Court supervisor fired after seen on camera tearing down 'Black Lives Matter' signs in South Philadelphia

PHILADELPHIA (WPVI) -- In a 34-second video clip, that's now gone viral, a man is seen tearing down "Black Lives Matter" signs hanging on the fence line of a South Philadelphia park at 12th and Reed streets.

Seconds later, a woman passing by in a car yells "Black Lives Matter," and he replies, "Not to me they don't."

"We were shocked," said Ray, who witnessed the exchange on Sunday afternoon.

Fearing retaliation, Ray did not want to give his last name.

The man Ray saw at 12th and Reed Sunday afternoon has been identified by the judicial district family court as former employee Michael Henkel.

"It's not even that 'all lives' rhetoric. It's someone literally saying that black lives do not matter to him," Ray said.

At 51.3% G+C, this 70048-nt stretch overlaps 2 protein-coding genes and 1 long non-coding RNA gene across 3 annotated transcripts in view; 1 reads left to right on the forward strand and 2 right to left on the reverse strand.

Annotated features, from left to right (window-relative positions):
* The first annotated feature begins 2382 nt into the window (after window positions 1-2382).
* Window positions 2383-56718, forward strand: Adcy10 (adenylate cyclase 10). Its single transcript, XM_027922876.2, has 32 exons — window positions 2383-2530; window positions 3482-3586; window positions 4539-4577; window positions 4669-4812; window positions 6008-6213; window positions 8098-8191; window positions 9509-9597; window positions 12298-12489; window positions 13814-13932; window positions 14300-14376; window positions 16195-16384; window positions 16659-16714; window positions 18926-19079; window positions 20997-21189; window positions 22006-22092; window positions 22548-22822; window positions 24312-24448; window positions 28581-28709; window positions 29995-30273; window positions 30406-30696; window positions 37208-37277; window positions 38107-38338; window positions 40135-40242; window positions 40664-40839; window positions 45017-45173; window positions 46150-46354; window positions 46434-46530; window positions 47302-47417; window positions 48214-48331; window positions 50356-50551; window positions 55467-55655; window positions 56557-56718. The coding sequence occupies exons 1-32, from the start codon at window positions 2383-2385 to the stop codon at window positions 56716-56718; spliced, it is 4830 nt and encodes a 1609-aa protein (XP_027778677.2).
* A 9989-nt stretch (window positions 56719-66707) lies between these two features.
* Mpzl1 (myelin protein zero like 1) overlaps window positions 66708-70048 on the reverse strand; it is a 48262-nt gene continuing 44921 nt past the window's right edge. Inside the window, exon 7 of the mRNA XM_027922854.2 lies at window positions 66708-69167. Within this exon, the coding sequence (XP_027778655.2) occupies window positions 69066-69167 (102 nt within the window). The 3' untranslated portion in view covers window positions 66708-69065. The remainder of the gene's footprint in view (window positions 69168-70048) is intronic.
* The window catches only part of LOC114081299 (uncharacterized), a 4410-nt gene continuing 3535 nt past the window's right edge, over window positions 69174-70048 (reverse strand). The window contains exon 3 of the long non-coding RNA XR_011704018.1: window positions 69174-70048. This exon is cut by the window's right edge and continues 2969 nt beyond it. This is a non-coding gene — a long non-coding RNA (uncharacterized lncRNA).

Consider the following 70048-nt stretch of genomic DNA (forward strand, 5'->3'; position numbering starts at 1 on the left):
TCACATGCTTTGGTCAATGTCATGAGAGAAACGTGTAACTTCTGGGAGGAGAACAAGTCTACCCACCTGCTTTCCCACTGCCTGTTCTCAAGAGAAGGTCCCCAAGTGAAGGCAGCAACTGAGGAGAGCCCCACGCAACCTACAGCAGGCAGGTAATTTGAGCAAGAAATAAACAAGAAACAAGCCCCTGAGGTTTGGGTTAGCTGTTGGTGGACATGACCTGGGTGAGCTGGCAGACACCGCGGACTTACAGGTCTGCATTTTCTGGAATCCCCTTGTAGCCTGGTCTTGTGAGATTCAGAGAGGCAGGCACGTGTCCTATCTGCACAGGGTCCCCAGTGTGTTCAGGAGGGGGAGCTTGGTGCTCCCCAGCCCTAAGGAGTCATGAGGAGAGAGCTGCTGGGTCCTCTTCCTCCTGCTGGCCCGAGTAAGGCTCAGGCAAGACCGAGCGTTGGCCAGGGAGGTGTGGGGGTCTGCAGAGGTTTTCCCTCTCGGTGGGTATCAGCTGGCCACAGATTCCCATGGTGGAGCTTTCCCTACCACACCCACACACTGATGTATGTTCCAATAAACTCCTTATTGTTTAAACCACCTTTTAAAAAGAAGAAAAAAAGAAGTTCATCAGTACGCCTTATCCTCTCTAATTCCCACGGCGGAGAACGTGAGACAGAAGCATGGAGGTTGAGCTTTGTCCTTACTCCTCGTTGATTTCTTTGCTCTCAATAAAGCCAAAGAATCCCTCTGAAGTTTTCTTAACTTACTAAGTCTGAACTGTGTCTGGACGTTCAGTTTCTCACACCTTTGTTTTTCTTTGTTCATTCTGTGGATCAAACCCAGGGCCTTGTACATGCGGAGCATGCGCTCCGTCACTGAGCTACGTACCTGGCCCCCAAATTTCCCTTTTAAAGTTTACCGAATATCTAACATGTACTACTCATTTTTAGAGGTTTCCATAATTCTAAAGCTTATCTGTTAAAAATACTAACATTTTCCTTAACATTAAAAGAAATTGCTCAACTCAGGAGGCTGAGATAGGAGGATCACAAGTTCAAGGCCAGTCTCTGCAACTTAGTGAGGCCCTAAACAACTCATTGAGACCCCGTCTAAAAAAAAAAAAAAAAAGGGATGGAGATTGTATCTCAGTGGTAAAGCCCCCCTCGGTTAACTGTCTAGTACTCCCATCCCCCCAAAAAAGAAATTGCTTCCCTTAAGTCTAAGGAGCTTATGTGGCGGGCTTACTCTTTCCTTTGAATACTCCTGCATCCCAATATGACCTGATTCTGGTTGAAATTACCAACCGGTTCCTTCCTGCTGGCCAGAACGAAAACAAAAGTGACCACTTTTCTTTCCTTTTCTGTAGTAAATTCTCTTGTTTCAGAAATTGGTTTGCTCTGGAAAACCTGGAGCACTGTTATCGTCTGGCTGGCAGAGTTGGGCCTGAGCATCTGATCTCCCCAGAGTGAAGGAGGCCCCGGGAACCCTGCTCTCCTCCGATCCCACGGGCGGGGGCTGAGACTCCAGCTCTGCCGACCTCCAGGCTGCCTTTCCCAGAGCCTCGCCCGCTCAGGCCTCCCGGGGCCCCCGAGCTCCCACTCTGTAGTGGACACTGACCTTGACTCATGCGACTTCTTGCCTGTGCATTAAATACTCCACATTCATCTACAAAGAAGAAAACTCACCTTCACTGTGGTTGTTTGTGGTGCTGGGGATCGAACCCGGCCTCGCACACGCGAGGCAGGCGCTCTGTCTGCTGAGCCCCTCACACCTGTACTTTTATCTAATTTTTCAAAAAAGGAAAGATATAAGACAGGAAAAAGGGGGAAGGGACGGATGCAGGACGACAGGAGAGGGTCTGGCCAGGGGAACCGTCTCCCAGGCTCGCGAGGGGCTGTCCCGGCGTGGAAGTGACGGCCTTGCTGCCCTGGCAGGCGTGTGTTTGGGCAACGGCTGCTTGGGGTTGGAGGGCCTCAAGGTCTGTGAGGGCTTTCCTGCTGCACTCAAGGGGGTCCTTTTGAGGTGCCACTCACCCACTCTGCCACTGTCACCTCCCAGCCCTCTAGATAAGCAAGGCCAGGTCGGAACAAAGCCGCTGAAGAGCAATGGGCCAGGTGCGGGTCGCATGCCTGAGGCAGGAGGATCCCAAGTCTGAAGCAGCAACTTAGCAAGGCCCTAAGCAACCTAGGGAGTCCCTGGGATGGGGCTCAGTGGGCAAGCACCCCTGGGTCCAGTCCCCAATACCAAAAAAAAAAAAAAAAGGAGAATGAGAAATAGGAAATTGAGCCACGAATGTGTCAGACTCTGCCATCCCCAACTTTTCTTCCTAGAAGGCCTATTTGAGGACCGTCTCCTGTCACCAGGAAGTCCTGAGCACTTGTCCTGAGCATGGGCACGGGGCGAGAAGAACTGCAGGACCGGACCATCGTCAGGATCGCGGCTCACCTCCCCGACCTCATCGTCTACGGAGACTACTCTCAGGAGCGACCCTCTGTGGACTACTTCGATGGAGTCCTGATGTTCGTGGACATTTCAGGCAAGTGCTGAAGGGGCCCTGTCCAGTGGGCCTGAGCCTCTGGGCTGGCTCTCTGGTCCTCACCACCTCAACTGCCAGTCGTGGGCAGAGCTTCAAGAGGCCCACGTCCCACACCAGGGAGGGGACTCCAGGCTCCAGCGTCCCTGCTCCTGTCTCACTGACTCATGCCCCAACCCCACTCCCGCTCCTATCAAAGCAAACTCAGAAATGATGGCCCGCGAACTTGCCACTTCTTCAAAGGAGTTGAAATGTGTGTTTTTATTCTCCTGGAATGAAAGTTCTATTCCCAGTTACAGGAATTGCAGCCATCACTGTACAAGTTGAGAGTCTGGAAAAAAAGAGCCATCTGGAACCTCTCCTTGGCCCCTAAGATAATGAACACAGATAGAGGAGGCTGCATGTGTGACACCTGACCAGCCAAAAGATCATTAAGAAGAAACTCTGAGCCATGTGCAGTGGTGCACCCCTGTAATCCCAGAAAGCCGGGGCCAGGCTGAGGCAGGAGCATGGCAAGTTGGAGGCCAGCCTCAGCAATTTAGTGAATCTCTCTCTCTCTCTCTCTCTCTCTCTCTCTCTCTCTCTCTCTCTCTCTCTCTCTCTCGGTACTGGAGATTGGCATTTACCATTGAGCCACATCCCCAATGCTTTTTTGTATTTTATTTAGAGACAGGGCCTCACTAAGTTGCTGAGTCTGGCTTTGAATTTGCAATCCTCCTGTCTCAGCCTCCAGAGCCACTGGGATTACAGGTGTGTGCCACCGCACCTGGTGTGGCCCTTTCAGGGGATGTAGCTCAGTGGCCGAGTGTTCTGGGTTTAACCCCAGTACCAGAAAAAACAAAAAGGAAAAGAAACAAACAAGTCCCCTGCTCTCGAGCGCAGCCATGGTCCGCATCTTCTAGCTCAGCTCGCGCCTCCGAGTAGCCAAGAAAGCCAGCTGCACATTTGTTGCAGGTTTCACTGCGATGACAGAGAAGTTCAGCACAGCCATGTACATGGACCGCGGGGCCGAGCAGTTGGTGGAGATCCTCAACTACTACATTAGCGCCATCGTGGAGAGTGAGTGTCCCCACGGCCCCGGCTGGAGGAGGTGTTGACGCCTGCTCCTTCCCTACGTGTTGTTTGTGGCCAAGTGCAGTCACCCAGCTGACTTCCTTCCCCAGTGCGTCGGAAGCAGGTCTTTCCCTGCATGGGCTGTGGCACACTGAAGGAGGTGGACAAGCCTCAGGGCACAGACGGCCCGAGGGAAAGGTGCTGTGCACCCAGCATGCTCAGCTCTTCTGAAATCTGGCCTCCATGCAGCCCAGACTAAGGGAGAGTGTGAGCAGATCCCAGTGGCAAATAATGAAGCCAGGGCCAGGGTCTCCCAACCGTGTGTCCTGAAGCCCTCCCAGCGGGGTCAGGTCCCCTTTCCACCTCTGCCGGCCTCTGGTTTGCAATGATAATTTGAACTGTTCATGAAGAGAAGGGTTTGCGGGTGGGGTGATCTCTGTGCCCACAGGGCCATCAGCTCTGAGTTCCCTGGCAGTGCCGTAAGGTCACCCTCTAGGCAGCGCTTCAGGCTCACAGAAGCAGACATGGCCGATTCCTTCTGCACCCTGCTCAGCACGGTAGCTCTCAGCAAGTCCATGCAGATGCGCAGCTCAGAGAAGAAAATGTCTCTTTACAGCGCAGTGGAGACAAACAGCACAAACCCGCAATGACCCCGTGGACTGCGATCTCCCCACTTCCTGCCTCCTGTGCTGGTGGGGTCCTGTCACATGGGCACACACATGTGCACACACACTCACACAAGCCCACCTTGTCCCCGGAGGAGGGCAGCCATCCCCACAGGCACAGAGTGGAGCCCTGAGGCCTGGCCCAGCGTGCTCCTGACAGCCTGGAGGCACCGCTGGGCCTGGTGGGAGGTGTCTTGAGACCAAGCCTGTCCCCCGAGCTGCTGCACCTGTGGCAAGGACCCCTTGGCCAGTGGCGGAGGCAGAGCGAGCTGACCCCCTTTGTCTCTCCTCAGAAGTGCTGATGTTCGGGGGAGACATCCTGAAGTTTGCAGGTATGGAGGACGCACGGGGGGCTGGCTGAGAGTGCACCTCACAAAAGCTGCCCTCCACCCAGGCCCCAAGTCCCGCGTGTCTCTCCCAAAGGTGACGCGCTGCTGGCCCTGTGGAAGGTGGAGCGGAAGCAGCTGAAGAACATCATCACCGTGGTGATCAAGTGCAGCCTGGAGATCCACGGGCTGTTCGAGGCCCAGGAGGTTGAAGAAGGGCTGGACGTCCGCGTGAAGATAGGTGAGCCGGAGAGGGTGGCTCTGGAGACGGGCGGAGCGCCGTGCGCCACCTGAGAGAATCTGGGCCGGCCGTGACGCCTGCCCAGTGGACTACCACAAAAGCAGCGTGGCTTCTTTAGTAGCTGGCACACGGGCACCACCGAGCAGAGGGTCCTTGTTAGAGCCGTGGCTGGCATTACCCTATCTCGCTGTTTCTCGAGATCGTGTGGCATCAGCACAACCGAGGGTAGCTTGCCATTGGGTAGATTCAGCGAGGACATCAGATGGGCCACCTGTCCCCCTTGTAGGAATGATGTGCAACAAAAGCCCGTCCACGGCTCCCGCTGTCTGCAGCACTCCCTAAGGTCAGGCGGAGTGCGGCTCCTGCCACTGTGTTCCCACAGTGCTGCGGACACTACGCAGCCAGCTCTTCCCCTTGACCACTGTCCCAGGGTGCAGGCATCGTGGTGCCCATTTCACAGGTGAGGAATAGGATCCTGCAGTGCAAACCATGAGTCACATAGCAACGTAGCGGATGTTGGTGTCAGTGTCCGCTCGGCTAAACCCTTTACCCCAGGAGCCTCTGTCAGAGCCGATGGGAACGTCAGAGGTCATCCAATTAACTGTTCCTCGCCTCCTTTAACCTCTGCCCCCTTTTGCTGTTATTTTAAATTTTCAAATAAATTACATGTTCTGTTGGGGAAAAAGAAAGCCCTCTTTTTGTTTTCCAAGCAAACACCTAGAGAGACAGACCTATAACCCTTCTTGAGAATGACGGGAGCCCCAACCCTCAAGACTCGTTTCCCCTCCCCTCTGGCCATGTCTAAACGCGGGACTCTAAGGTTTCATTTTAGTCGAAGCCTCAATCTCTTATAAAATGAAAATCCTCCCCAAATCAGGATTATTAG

Henkel was terminated Monday following the video. He was hired on July 1, 1992.

His termination was apparently based on "multiple violations of the UJS Code of Conduct and the non-Discrimination and Equal Employment Policy."

Family court says it takes the incident very seriously and that Henkel's behavior was "egregious and totally unacceptable for an employee of the courts."

In the same spot, less than 12 hours after the first incident, witnesses say a resident was allegedly attacked. The victim was apparently hanging up an anti-racism poster.

"He ripped the plastic sign off and then whipped it at my face," said the victim in the video.

"You take one sign down, we're going to put 10 more up," said Timothy Kalosky, Jr.

On Monday night, residents were back putting up more anti-racism posters.

"No matter how many signs he tears down, we're going to be out here every day putting these signs back up," said Matthew McKelvey.
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